The French parliament is to debate a bill which would crack down on prostitution by imposing hefty fines on anyone paying for sex.
Prostitution is legal in France but until now only soliciting and pimping were illegal.
Under the bill, those caught paying for sex would face an initial fine of 1,500 euros (£1,250; $2,030).
Critics say the measure would drive the sex trade underground in a country which has up to 40,000 prostitutes.
The actress Catherine Deneuve is one of hundreds of celebrity figures urging the government to reconsider.
It promises to be a fiery debate but one the ruling Socialists, with a large parliamentary majority, will expect to win, the BBC's Christian Fraser reports from Paris.
A similar resolution was voted through the National Assembly at the end of 2011, with the support of both left and right. It only failed to proceed because of lack of parliamentary time.
The new debate was originally due to be held on Wednesday but postponed because of other parliamentary business.
There are more than 20 articles in the bill, most of them are aimed at disrupting foreign pimping networks or helping sex workers who want to stop. One article abolishes the existing law against soliciting.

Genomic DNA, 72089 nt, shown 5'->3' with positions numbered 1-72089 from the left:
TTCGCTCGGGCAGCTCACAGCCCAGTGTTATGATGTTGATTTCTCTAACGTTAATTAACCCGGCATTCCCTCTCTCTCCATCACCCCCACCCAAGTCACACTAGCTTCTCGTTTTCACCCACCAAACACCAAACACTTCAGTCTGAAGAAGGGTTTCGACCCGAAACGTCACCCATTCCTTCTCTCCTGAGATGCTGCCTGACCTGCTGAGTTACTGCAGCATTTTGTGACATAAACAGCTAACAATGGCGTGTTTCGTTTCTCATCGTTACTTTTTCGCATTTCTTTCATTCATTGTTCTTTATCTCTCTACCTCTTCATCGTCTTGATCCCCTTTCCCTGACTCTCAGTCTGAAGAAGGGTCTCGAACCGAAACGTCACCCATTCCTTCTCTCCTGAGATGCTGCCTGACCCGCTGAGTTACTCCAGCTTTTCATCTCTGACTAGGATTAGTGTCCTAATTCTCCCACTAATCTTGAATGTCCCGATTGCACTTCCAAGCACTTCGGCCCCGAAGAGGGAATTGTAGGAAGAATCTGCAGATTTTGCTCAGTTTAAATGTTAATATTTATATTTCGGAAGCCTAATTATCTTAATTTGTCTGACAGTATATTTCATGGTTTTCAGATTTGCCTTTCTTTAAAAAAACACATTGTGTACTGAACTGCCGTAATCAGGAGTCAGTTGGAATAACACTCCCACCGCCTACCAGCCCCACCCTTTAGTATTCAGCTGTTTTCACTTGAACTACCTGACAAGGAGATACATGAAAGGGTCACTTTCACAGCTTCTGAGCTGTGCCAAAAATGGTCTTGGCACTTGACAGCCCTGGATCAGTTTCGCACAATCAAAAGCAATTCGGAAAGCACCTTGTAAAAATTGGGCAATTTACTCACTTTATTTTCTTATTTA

The fine being debated would be doubled for repeat offenders.
Under the bill, clients would be made to undergo an "awareness" course on prostitution, similar to ones on the dangers of drink-driving given to traffic offenders.
France's proposed crackdown contrasts sharply with the situation in Germany, where the stigma has been removed from prostitution.
As a result, there are now some 400,000 prostitutes in Germany, or 10 times the estimated number in France.
Sweden cracked down on clients with a similar law in 1999, since when street prostitution has reportedly fallen sharply in its largest cities. However, street prostitution in neighbouring Norway and Denmark increased.
The Netherlands legalised prostitution in 2000 but campaigners say the measure played into the hands of criminals and human traffickers.
The vast majority of the prostitutes active in France are believed to be foreign nationals.
'We are afraid'
Tim Leicester of the non-governmental organisation Medecins du Monde said he feared the French proposal to penalise paying for sex would actually harm prostitutes.
"That won't change anything for prostitutes," he told the Associated Press news agency.
"They will be forced to continue to hide themselves because even if they are not risking arrest, their clients are. And their survival depends on their clients."
One prostitute, Xiao Chuan, said she feared that clients might want to take prostitutes "to places that are more and more hidden, for example basements, car parks, forests… isolated places that we are afraid of because we won't be secure".
However, Rosen Hicher, a former prostitute who is now an activist, argued that targeting clients was the only way to stop prostitution.
"You need to tackle the root of the evil," she said. "Prostitution is kept up by clients and the only way reduce it – because of course the mentalities need to evolve – the only way to stop it is to punish the client."